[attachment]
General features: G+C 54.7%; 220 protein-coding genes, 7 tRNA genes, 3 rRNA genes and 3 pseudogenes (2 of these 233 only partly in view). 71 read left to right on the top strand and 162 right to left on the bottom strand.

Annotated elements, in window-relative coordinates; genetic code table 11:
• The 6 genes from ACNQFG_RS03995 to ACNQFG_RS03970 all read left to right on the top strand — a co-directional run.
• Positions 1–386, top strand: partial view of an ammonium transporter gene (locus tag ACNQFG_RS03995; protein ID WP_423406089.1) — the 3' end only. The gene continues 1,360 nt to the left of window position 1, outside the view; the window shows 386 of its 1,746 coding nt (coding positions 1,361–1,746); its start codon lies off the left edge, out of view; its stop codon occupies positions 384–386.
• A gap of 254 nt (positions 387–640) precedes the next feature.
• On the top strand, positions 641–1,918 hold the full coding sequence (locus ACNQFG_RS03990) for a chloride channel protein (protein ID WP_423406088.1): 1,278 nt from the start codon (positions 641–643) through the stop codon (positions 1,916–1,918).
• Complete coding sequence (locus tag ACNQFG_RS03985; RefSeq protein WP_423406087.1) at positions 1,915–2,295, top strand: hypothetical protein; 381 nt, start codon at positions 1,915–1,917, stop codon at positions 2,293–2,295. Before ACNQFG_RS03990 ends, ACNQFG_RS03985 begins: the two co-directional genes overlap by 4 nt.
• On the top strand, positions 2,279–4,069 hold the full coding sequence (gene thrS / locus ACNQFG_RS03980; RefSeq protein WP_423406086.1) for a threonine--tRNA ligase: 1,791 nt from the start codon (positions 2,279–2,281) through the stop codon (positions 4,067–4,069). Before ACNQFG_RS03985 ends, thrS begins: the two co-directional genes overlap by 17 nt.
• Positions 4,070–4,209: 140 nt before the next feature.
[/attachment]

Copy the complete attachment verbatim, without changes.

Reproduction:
General features: G+C 54.7%; 220 protein-coding genes, 7 tRNA genes, 3 rRNA genes and 3 pseudogenes (2 of these 233 only partly in view). 71 read left to right on the top strand and 162 right to left on the bottom strand.

Annotated elements, in window-relative coordinates; genetic code table 11:
• The 6 genes from ACNQFG_RS03995 to ACNQFG_RS03970 all read left to right on the top strand — a co-directional run.
• Positions 1–386, top strand: partial view of an ammonium transporter gene (locus tag ACNQFG_RS03995; protein ID WP_423406089.1) — the 3' end only. The gene continues 1,360 nt to the left of window position 1, outside the view; the window shows 386 of its 1,746 coding nt (coding positions 1,361–1,746); its start codon lies off the left edge, out of view; its stop codon occupies positions 384–386.
• A gap of 254 nt (positions 387–640) precedes the next feature.
• On the top strand, positions 641–1,918 hold the full coding sequence (locus ACNQFG_RS03990) for a chloride channel protein (protein ID WP_423406088.1): 1,278 nt from the start codon (positions 641–643) through the stop codon (positions 1,916–1,918).
• Complete coding sequence (locus tag ACNQFG_RS03985; RefSeq protein WP_423406087.1) at positions 1,915–2,295, top strand: hypothetical protein; 381 nt, start codon at positions 1,915–1,917, stop codon at positions 2,293–2,295. Before ACNQFG_RS03990 ends, ACNQFG_RS03985 begins: the two co-directional genes overlap by 4 nt.
• On the top strand, positions 2,279–4,069 hold the full coding sequence (gene thrS / locus ACNQFG_RS03980; RefSeq protein WP_423406086.1) for a threonine--tRNA ligase: 1,791 nt from the start codon (positions 2,279–2,281) through the stop codon (positions 4,067–4,069). Before ACNQFG_RS03985 ends, thrS begins: the two co-directional genes overlap by 17 nt.
• Positions 4,070–4,209: 140 nt before the next feature.